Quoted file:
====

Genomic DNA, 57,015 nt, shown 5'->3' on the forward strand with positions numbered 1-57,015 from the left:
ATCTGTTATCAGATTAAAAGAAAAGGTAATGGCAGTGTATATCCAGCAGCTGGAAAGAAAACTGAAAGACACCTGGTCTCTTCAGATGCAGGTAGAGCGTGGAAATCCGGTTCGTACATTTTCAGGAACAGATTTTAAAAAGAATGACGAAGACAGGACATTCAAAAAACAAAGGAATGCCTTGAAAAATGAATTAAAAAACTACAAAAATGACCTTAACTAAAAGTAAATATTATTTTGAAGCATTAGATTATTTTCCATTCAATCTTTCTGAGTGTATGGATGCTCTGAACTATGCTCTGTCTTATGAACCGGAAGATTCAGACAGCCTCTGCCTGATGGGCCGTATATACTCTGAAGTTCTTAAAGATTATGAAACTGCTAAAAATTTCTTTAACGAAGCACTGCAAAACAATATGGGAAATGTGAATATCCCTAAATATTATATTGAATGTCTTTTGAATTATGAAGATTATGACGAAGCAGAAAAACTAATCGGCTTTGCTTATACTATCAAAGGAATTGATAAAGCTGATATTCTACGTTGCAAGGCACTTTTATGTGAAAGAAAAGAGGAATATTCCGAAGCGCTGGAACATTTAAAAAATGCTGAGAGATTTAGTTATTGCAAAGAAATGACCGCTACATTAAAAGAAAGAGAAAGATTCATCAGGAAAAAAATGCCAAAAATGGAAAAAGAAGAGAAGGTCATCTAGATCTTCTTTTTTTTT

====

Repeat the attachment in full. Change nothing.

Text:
Genomic DNA, 57,015 nt, shown 5'->3' on the forward strand with positions numbered 1-57,015 from the left:
ATCTGTTATCAGATTAAAAGAAAAGGTAATGGCAGTGTATATCCAGCAGCTGGAAAGAAAACTGAAAGACACCTGGTCTCTTCAGATGCAGGTAGAGCGTGGAAATCCGGTTCGTACATTTTCAGGAACAGATTTTAAAAAGAATGACGAAGACAGGACATTCAAAAAACAAAGGAATGCCTTGAAAAATGAATTAAAAAACTACAAAAATGACCTTAACTAAAAGTAAATATTATTTTGAAGCATTAGATTATTTTCCATTCAATCTTTCTGAGTGTATGGATGCTCTGAACTATGCTCTGTCTTATGAACCGGAAGATTCAGACAGCCTCTGCCTGATGGGCCGTATATACTCTGAAGTTCTTAAAGATTATGAAACTGCTAAAAATTTCTTTAACGAAGCACTGCAAAACAATATGGGAAATGTGAATATCCCTAAATATTATATTGAATGTCTTTTGAATTATGAAGATTATGACGAAGCAGAAAAACTAATCGGCTTTGCTTATACTATCAAAGGAATTGATAAAGCTGATATTCTACGTTGCAAGGCACTTTTATGTGAAAGAAAAGAGGAATATTCCGAAGCGCTGGAACATTTAAAAAATGCTGAGAGATTTAGTTATTGCAAAGAAATGACCGCTACATTAAAAGAAAGAGAAAGATTCATCAGGAAAAAAATGCCAAAAATGGAAAAAGAAGAGAAGGTCATCTAGATCTTCTTTTTTTTT